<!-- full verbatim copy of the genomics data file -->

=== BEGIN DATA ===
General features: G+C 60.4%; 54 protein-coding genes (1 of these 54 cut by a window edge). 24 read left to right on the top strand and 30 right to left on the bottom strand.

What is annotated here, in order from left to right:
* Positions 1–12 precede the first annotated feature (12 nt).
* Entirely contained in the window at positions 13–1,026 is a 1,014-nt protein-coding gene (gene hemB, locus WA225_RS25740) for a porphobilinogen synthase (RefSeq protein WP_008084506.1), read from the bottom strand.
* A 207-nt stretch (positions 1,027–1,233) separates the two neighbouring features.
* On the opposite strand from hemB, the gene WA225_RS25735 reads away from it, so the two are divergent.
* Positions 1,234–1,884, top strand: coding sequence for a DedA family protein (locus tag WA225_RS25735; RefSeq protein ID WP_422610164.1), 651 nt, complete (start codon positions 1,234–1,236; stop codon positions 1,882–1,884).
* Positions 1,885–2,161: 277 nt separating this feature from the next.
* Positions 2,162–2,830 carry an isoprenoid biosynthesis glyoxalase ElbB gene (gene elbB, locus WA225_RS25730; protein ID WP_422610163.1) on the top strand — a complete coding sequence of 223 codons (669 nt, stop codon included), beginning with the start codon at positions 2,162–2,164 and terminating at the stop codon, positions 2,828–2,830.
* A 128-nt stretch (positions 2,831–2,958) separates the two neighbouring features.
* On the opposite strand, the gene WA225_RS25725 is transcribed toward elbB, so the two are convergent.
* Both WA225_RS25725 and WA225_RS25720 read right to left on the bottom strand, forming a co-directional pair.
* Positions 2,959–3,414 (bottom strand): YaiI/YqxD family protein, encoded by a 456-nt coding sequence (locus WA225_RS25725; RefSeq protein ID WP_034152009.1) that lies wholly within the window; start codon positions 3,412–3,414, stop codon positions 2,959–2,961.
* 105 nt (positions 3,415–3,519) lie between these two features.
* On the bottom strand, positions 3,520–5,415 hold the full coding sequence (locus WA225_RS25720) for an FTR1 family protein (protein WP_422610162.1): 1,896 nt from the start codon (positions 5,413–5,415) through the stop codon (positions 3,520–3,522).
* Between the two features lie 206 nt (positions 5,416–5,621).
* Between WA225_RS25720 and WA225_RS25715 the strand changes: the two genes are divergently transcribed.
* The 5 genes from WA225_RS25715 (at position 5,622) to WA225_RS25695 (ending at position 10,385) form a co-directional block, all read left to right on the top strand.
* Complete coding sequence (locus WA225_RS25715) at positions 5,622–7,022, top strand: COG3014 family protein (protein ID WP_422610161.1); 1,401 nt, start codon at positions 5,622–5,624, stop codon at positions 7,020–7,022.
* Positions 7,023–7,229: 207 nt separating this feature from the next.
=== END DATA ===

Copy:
General features: G+C 60.4%; 54 protein-coding genes (1 of these 54 cut by a window edge). 24 read left to right on the top strand and 30 right to left on the bottom strand.

What is annotated here, in order from left to right:
* Positions 1–12 precede the first annotated feature (12 nt).
* Entirely contained in the window at positions 13–1,026 is a 1,014-nt protein-coding gene (gene hemB, locus WA225_RS25740) for a porphobilinogen synthase (RefSeq protein WP_008084506.1), read from the bottom strand.
* A 207-nt stretch (positions 1,027–1,233) separates the two neighbouring features.
* On the opposite strand from hemB, the gene WA225_RS25735 reads away from it, so the two are divergent.
* Positions 1,234–1,884, top strand: coding sequence for a DedA family protein (locus tag WA225_RS25735; RefSeq protein ID WP_422610164.1), 651 nt, complete (start codon positions 1,234–1,236; stop codon positions 1,882–1,884).
* Positions 1,885–2,161: 277 nt separating this feature from the next.
* Positions 2,162–2,830 carry an isoprenoid biosynthesis glyoxalase ElbB gene (gene elbB, locus WA225_RS25730; protein ID WP_422610163.1) on the top strand — a complete coding sequence of 223 codons (669 nt, stop codon included), beginning with the start codon at positions 2,162–2,164 and terminating at the stop codon, positions 2,828–2,830.
* A 128-nt stretch (positions 2,831–2,958) separates the two neighbouring features.
* On the opposite strand, the gene WA225_RS25725 is transcribed toward elbB, so the two are convergent.
* Both WA225_RS25725 and WA225_RS25720 read right to left on the bottom strand, forming a co-directional pair.
* Positions 2,959–3,414 (bottom strand): YaiI/YqxD family protein, encoded by a 456-nt coding sequence (locus WA225_RS25725; RefSeq protein ID WP_034152009.1) that lies wholly within the window; start codon positions 3,412–3,414, stop codon positions 2,959–2,961.
* 105 nt (positions 3,415–3,519) lie between these two features.
* On the bottom strand, positions 3,520–5,415 hold the full coding sequence (locus WA225_RS25720) for an FTR1 family protein (protein WP_422610162.1): 1,896 nt from the start codon (positions 5,413–5,415) through the stop codon (positions 3,520–3,522).
* Between the two features lie 206 nt (positions 5,416–5,621).
* Between WA225_RS25720 and WA225_RS25715 the strand changes: the two genes are divergently transcribed.
* The 5 genes from WA225_RS25715 (at position 5,622) to WA225_RS25695 (ending at position 10,385) form a co-directional block, all read left to right on the top strand.
* Complete coding sequence (locus WA225_RS25715) at positions 5,622–7,022, top strand: COG3014 family protein (protein ID WP_422610161.1); 1,401 nt, start codon at positions 5,622–5,624, stop codon at positions 7,020–7,022.
* Positions 7,023–7,229: 207 nt separating this feature from the next.